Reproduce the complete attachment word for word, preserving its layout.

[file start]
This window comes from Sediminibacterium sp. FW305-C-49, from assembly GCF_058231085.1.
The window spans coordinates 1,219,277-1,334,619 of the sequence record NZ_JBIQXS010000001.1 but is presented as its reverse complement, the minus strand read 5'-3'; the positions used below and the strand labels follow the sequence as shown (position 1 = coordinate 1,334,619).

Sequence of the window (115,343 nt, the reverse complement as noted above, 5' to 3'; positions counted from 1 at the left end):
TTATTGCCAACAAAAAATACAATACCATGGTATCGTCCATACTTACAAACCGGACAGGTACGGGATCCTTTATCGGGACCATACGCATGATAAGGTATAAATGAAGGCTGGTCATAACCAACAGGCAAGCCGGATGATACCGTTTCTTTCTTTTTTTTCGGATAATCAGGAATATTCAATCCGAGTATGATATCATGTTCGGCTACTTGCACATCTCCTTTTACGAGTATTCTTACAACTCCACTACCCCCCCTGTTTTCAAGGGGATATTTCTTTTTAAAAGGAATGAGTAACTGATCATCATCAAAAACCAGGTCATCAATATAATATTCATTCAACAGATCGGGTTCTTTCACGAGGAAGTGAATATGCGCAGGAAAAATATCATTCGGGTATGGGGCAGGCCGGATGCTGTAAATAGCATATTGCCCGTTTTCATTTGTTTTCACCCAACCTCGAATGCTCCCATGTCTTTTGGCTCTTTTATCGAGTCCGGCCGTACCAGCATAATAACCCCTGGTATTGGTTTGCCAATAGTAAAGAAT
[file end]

This window comes from Sediminibacterium sp. FW305-C-49, from assembly GCF_058231085.1.
The window spans coordinates 1,219,277-1,334,619 of the sequence record NZ_JBIQXS010000001.1 but is presented as its reverse complement, the minus strand read 5'-3'; the positions used below and the strand labels follow the sequence as shown (position 1 = coordinate 1,334,619).

Sequence of the window (115,343 nt, the reverse complement as noted above, 5' to 3'; positions counted from 1 at the left end):
TTATTGCCAACAAAAAATACAATACCATGGTATCGTCCATACTTACAAACCGGACAGGTACGGGATCCTTTATCGGGACCATACGCATGATAAGGTATAAATGAAGGCTGGTCATAACCAACAGGCAAGCCGGATGATACCGTTTCTTTCTTTTTTTTCGGATAATCAGGAATATTCAATCCGAGTATGATATCATGTTCGGCTACTTGCACATCTCCTTTTACGAGTATTCTTACAACTCCACTACCCCCCCTGTTTTCAAGGGGATATTTCTTTTTAAAAGGAATGAGTAACTGATCATCATCAAAAACCAGGTCATCAATATAATATTCATTCAACAGATCGGGTTCTTTCACGAGGAAGTGAATATGCGCAGGAAAAATATCATTCGGGTATGGGGCAGGCCGGATGCTGTAAATAGCATATTGCCCGTTTTCATTTGTTTTCACCCAACCTCGAATGCTCCCATGTCTTTTGGCTCTTTTATCGAGTCCGGCCGTACCAGCATAATAACCCCTGGTATTGGTTTGCCAATAGTAAAGAAT